Just about bordering on odd, I see things through different eyes.The heading says it all - I live, I love, I craft, I am me...

20/11/2018

The Table

The table was occupied when I arrived. Two quiet older women. Silently sitting. Sipping tea and gazing into the middle distance. A sliver of conversation passed between them, almost inaudible. As one, they stood, shrugged on their matching but differently coloured quilted coats. Equally quietly they donned hats and paid their bill and left.

The table was cleared of two china cups and saucers neatly left in place, chairs pushed back firmly in place - it hardly needed cleaning.

Next a group of men came in. Old boys - chuckling at a previously shared joke as they came through the door. Regulars. Although only five initially, tea for seven was ordered and three poached eggs on brown toast and bacon and eggs on brown bread for two. No sooner than that order had been passed on to the kitchen, the missing two pottered in. They added to the order. Apparently all seven men order the same meals every time.

There was a gentle hubbub of deep male voices as they ate and talked, laughed and ribbed each other. A good group. Friends.

They left replete, courteous and politely jovial.

The table was cleared again, despite the quantity of plates, mugs and tea pots - there was still an element of tidy order. It took a couple of trips to take all the cutlery and crockery to the kitchen, table wiped and chairs straightened.

A new party. A party of four. A little disheveled and disjointed. They roamed the space separately, checking out tables finally, agreeing on the table.

They were restless, checking their cellphones, only really communicating with brusque grunts or short curt sentences.  Four meals were ordered, large platters of food, pots of tea and toast.  The kitchen stepped up the activity and with practiced movements and actions - bacon, eggs, toast, mushrooms, tomatoes, sausages, hash browns and black puddings were being cooked as plates were warmed and teapots filled.

Food served, the four sullenly fell apon their plates - it was strange - they appeared to only share the table, their consumption was treated as a solitary affair - roughly attacking the plates, lifting forks rapidly and shoving food in quickly, chewing once or twice then repeating the attack, lift, shovel, chew, swallow, attack, lift, shovel, chew, swallow. Only briefly halting to drain mugs of tea.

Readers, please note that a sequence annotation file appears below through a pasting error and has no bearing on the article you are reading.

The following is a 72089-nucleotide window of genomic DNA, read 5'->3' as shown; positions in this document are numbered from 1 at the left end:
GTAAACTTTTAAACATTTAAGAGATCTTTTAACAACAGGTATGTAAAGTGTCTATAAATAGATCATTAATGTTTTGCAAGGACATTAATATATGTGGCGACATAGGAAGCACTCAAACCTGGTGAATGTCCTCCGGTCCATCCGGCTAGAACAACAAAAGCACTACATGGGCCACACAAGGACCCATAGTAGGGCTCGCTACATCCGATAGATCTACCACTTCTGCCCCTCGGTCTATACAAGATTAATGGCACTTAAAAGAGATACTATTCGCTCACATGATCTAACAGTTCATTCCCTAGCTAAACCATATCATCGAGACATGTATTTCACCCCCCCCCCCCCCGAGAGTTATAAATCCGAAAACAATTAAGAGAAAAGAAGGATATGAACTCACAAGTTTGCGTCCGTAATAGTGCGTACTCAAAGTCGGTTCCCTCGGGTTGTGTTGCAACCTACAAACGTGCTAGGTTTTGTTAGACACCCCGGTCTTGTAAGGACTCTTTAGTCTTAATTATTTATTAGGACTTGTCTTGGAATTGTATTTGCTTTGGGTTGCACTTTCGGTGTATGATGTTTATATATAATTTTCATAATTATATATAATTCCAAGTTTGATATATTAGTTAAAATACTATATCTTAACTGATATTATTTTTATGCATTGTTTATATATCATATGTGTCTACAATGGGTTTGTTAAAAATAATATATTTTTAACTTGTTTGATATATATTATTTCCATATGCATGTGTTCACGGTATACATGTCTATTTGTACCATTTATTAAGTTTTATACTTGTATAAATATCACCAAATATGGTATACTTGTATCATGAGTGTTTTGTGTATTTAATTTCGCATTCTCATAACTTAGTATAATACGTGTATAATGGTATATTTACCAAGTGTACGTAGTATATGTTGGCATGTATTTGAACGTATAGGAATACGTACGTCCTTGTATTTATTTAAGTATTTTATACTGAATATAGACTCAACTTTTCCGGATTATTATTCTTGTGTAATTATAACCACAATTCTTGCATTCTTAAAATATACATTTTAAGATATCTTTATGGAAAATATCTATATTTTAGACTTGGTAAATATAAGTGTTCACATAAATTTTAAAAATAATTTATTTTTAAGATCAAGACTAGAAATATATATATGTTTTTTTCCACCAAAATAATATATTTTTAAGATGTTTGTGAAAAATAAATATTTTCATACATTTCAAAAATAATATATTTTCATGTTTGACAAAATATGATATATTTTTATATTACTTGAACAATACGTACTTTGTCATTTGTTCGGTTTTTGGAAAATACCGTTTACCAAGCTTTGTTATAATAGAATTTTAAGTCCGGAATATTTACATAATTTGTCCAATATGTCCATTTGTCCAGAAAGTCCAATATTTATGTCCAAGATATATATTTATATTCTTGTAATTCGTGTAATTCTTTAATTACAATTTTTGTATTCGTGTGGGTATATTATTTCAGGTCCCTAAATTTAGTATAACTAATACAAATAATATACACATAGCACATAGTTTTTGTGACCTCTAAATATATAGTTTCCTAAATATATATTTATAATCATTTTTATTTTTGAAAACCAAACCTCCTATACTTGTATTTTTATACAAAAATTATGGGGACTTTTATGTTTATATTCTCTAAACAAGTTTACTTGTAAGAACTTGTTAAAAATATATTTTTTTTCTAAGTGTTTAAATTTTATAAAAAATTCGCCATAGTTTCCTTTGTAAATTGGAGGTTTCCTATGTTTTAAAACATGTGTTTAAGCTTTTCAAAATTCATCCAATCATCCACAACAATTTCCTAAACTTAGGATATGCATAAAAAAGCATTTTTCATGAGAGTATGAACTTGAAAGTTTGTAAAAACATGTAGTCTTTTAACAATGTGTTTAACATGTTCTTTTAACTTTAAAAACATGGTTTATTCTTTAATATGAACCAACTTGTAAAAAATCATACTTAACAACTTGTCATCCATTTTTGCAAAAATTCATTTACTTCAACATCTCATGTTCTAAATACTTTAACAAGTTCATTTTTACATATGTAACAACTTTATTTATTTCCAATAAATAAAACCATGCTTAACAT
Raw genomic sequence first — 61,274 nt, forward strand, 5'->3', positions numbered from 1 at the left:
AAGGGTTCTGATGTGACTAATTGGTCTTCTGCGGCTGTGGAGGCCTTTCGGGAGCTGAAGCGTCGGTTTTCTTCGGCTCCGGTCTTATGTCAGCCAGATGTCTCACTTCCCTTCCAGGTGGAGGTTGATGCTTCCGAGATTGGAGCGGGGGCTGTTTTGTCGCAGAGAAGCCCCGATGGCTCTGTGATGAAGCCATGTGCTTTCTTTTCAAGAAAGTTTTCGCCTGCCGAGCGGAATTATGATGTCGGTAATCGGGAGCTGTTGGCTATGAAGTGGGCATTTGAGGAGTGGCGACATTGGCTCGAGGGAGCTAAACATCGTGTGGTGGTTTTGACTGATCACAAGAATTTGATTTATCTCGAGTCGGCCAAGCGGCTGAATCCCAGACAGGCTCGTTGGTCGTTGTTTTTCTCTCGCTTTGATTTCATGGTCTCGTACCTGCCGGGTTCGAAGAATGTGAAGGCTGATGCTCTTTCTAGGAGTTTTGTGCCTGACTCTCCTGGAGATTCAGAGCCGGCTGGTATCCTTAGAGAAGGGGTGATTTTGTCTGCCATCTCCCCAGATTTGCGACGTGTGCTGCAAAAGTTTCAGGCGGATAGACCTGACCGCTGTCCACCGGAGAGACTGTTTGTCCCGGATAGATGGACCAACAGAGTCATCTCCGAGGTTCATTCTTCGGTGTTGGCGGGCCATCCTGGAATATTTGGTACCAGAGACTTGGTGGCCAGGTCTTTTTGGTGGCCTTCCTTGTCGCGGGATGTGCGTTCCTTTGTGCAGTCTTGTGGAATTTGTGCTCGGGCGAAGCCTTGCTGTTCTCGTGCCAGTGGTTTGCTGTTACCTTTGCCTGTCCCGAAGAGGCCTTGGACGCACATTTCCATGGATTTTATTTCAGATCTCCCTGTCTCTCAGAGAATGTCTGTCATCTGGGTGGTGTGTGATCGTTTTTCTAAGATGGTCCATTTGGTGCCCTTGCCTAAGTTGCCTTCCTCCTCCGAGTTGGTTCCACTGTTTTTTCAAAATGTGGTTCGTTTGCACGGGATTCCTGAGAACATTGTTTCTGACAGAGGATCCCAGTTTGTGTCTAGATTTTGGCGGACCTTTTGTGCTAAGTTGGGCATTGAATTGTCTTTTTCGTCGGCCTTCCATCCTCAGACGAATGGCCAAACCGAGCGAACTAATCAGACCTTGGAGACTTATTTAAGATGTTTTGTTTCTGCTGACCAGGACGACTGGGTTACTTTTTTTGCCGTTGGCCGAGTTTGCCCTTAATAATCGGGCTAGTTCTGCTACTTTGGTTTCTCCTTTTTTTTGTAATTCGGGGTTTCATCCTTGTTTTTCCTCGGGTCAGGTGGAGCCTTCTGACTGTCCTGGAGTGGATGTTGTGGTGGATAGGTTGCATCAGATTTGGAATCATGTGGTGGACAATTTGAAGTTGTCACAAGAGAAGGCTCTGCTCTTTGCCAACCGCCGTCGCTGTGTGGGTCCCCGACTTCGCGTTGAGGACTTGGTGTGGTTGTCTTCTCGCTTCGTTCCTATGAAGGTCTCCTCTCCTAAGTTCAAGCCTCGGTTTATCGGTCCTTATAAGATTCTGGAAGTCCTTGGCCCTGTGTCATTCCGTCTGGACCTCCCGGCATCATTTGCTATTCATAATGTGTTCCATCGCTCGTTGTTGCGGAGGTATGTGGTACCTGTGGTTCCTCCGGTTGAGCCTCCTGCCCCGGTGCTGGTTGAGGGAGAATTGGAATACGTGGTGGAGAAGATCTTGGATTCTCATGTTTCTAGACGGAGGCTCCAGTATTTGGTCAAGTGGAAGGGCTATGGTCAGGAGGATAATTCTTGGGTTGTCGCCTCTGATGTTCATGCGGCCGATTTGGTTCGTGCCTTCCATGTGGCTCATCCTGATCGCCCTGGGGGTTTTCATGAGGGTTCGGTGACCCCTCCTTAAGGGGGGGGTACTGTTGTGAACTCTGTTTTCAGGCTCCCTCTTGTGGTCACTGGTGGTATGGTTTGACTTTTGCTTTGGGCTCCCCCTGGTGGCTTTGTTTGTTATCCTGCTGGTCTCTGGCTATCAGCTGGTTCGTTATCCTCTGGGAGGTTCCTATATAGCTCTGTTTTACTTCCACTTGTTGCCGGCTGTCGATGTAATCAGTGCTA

As quickly as they ate, they left the table, abandoning their chairs noisily. One of the men came to pay, the other three ranged again around the cafe. The women both walking quickly with their hands tucked under the apposing arm in a strange crossed arm position, the remaining male moved in a slouching lope as he left the building and folded himself up in their parked vehicle.  Hardly a word said between them - they left.

The table was strewn with butter pat wrappings, sugar twist papers - torn and discarded. Tea slops and food remains were scattered everywhere.  Plates still full of half eaten food. The table, yet again was cleared, chairs replaced. Calm normality returned.

Three times the table was used in a short three hour slot. If it could log each time it was used, what would it say?

And why was I table watching?
Every Tuesday, I get to see a difference slice of life while I help at a local cafe - spending four hours clearing tables, washing up and putting away.
And observing.

11 comments:

  1. That was fascinating. I love people watching. Particularly as people pass me and I give them a big beaming smile. Some just smile back and keep going, some actually jerk in amazement that someone is smiling at them. Then there are others who come and talk. Strangers who connect. Love life. And people watching. Give a smile and get one back.